Nicknamed "The Great Art-Doors," Saugatuck—along with its sister city across the river, Douglas—has earned a reputation as a gay-friendly destination for the arts, thanks to ties to the Ox Bow School of Art, the Saugatuck Center for the Arts, and the Armstrong De-Graaf International Fine Art gallery. In addition, the towns boast a whopping 140 LGBTQ-owned or supportive businesses, along with one of the country’s top LGBTQ resorts, The Dunes Resort.
The “twin towns” sit three hours west of Detroit and just 45 minutes from Grand Rapids, making them a perfect road trip destination for city dwellers in search of a lakeside refuge. After you hit the shore and soak up some sun on the renowned Oval Beach, hike through Mount Baldhead Park, or maybe do a little charter fishing on Lake Michigan.
Have oysters on the half shell at Everyday People Café, enjoy Southern hospitality and Southern-inspired food from two-time James Beard Award semi-finalist Matthew Millar at The Southerner, or make the 15-minute drive to Salt of the Earth in Fennville, a farm-to-table restaurant and bakery. Oh, and hit up Saugatuck Brewing Company and get some Neapolitan Milk Stout. Obviously. —Nicole Rupersburg
Lake Havasu City, Arizona
Lake Havasu is perhaps the best party lake in the country. Remember spending spring break hopping from boat to boat by day, then jumping into a pool at a club fully clothed at night, because by then what was the difference? Exactly, me neither. So it's no surprise that the city sitting on Havasu's shores and sharing its name would soak up some of that greatness.
There’s good food, good drink, and good casino gambling, but ultimately the best part of Lake Havasu City is the water. After the madness of spring break subsides and the party boats clear out, Havasu becomes a legitimately fun place for people of all ages. Yes, the heat can get kind of ridiculous (128 degrees isn't unheard of), but as long as you're doing something in the water—like scuba diving, say—you probably won't burst into flames. —Matt Meltzer
A mere 12 miles from Canada, Ely is the gateway to the lake-strewn Boundary Waters Canoe Area Wilderness—a nearly Delaware-sized wilderness preserve, the country’s largest east of the Rockies. This “lake district” is actually an inland sea with wooded islands seemingly arranged for the canoeing camper’s convenience. It’s an endless medley of interconnected streams, lakes, and waterfalls landscaped by cliffs, ridges, ancient Native American rock art, 1,200-year-old cedars, and soaring white pines. Overhead flights are banned, and motorboats are outlawed. Life’s complications disappear as you dip a canteen over the side of your canoe and take a swig.
Ely’s hilly main drag of earthy shops, restaurants, and outfitters is lost in the deep woods, literally at the end of the road. Folks opt to wear mukluks (locally manufactured moose-hide boots) and baseball caps.
Excepting a few plastic-roof joints, most of Ely’s log-cabinish food establishments serve fresh-caught fish (like the walleye, Minnesota’s state fish) and locally grown rice. Ely Steak House’s wild rice soups inspire moans, while its lounge doubles as a community center. Meanwhile, the Northern Grounds café hosts the occasional live band. Ely’s End of the Road Radio station is worth a listen, and don't forget to stop in to the Root Beer Lady museum while you’re in town. —Bruce Northam, American Detour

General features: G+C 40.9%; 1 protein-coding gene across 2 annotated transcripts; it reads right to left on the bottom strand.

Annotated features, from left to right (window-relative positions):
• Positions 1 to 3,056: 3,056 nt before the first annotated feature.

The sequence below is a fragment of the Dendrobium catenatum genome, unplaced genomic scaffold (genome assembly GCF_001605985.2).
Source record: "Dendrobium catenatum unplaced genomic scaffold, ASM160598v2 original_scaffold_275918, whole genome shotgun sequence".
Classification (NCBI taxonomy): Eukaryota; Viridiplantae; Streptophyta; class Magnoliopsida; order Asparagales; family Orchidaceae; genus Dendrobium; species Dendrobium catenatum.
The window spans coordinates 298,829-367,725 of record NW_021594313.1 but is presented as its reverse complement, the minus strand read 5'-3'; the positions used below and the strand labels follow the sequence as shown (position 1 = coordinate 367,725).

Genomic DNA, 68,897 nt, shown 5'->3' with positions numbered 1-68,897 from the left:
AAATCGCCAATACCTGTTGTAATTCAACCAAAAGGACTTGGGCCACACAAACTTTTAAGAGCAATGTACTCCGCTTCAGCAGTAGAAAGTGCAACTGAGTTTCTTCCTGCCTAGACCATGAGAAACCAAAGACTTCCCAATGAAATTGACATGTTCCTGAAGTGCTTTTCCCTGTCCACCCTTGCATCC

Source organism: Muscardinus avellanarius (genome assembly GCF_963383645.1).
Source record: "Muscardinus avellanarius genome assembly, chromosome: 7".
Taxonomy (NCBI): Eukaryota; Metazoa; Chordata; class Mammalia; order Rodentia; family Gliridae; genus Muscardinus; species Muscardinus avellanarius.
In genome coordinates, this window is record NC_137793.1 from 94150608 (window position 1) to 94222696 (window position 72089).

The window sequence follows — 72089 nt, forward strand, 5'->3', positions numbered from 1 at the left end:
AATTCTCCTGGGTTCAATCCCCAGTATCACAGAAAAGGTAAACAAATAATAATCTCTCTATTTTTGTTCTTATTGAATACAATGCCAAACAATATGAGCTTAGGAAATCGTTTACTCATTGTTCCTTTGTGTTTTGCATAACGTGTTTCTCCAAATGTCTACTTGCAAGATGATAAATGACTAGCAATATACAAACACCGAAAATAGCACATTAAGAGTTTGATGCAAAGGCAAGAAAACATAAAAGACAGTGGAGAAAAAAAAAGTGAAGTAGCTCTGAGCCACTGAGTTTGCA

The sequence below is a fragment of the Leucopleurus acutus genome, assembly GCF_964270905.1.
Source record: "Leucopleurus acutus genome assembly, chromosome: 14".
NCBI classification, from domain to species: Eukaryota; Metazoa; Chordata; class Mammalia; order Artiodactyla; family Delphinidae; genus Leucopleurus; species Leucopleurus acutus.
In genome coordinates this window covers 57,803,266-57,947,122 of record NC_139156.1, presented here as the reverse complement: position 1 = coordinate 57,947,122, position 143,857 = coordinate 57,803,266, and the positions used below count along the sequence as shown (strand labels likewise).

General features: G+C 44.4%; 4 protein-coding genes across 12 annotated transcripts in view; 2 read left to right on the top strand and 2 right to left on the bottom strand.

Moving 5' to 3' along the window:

Colorado is rightly known for its mountains—but don’t sleep on its underrated lakes. Better yet, combine the best of both worlds in the sweet little town of Dillon, an oft-overlooked gem just 15 miles north of its world-famous big brother, Breckenridge.
Dillon’s number one attraction is the Dillon Reservoir, an absolutely show-stopping alpine lake that feels worlds away from the busy I-70 traffic whizzing by in the distance. Sitting at an elevation of 9,000 feet within 10 miles of four major ski resorts, Lake Dillon also boasts the Dillon Amphitheatre as one of the most magnificent outdoor venues in the venue-rich Centennial State.
In town, Arapahoe Café and Pug Ryan’s are where you’ll want to be to cover your food and drink bases, while the nearby hike to Sapphire Point and scenic drive through Boreas Pass are not to be overlooked. But when all is said and done, you’re here for one thing and one thing only: to get that ass out on that lake.
Accomplish this life-affirming feat via pontoon rental from the friendly folks at Dillon Marina (after knocking back a few at the waterfront tiki bar first). To spend a few sun-soaked hours boating on the mountain-rimmed Lake Dillon beneath the cloudless Colorado summer sky is to know true happiness. —Jay Gentile
Maine in the summer can be almost heaven (sorry, West Virginia) and this town of 1,170 on Rangeley Lake is as great a summer destination as the state has. Boat, canoe, or kayak on one of the six lakes here, or hike and camp in Rangeley Lake State Park, and climb up Saddleback Mountain for a panoramic view of it all.
The small town is all quaint New England, with antique shops, seafood restaurants, bed & breakfasts, and storied lodges like the Loon Lodge and The Rangeley Inn. Golfing here is a pleasant change from humid courses in the South and Midwest, so playing 18 at the Mingo Springs golf course won’t wear you down. —Matt Meltzer
Lake Geneva, Wisconsin
Those in search of the quintessential Midwestern lake town have been making the short drive from Chicago and Milwaukee to Lake Geneva for generations. Hop aboard a booze cruise with Lake Geneva Cruise Line or pilot your own vessel with help from local outfitter Elmers to explore the gorgeous 8.5-square-mile lake before diving headfirst into the area’s bustling bar/restaurant scene. Nurse your next day hangover crashed out in the sand at Riviera Beach or, better yet, wander the lake’s uniquely open-to-the-public, 26-mile Lake Geneva Shore Path that skirts by the glistening front lawns of million dollar homes with million dollar lakefront views.
While most newbies tend to stick close to Lake Geneva’s tourist-heavy downtown district, there are ample delights to be had a little further afield in the surrounding towns. Post up with an always lively crowd and the best broasted chicken known to humankind at the old-school Mars Resort on often overlooked Lake Como. Or explore nearby Lake Delavan and wind up at A-plus local dives like the Inn Between. The alarmingly cute hamlet of Williams Bay is another excellent destination for more eating and beach gazing, while an excursion to Fontana’s iconic Abbey Resort is pretty much a summer prerequisite. —Jay Gentile